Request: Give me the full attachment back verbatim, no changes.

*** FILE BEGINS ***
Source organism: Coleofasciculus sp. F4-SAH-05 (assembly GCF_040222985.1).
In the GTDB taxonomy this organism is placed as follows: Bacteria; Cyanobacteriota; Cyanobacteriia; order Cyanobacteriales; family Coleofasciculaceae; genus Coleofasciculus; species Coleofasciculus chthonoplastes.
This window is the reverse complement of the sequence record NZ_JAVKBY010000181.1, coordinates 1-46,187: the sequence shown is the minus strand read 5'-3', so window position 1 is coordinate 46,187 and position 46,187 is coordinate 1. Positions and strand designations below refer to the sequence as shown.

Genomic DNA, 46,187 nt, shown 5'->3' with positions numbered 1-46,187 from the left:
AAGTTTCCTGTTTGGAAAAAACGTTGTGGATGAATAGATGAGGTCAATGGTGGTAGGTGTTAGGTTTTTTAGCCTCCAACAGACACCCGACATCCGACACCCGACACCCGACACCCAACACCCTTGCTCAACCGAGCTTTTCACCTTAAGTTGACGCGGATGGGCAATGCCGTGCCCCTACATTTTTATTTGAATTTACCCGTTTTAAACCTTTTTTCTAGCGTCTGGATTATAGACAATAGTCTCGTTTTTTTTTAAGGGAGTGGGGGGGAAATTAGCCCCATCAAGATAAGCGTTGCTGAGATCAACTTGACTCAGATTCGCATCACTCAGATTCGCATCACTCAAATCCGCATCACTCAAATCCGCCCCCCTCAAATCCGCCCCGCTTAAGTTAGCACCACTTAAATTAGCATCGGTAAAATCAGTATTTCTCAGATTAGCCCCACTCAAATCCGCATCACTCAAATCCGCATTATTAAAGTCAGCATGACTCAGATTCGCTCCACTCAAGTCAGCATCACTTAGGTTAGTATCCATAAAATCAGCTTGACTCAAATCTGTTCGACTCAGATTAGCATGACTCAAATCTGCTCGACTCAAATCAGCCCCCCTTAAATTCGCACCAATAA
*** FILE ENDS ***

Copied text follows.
Source organism: Coleofasciculus sp. F4-SAH-05 (assembly GCF_040222985.1).
In the GTDB taxonomy this organism is placed as follows: Bacteria; Cyanobacteriota; Cyanobacteriia; order Cyanobacteriales; family Coleofasciculaceae; genus Coleofasciculus; species Coleofasciculus chthonoplastes.
This window is the reverse complement of the sequence record NZ_JAVKBY010000181.1, coordinates 1-46,187: the sequence shown is the minus strand read 5'-3', so window position 1 is coordinate 46,187 and position 46,187 is coordinate 1. Positions and strand designations below refer to the sequence as shown.

Genomic DNA, 46,187 nt, shown 5'->3' with positions numbered 1-46,187 from the left:
AAGTTTCCTGTTTGGAAAAAACGTTGTGGATGAATAGATGAGGTCAATGGTGGTAGGTGTTAGGTTTTTTAGCCTCCAACAGACACCCGACATCCGACACCCGACACCCGACACCCAACACCCTTGCTCAACCGAGCTTTTCACCTTAAGTTGACGCGGATGGGCAATGCCGTGCCCCTACATTTTTATTTGAATTTACCCGTTTTAAACCTTTTTTCTAGCGTCTGGATTATAGACAATAGTCTCGTTTTTTTTTAAGGGAGTGGGGGGGAAATTAGCCCCATCAAGATAAGCGTTGCTGAGATCAACTTGACTCAGATTCGCATCACTCAGATTCGCATCACTCAAATCCGCATCACTCAAATCCGCCCCCCTCAAATCCGCCCCGCTTAAGTTAGCACCACTTAAATTAGCATCGGTAAAATCAGTATTTCTCAGATTAGCCCCACTCAAATCCGCATCACTCAAATCCGCATTATTAAAGTCAGCATGACTCAGATTCGCTCCACTCAAGTCAGCATCACTTAGGTTAGTATCCATAAAATCAGCTTGACTCAAATCTGTTCGACTCAGATTAGCATGACTCAAATCTGCTCGACTCAAATCAGCCCCCCTTAAATTCGCACCAATAA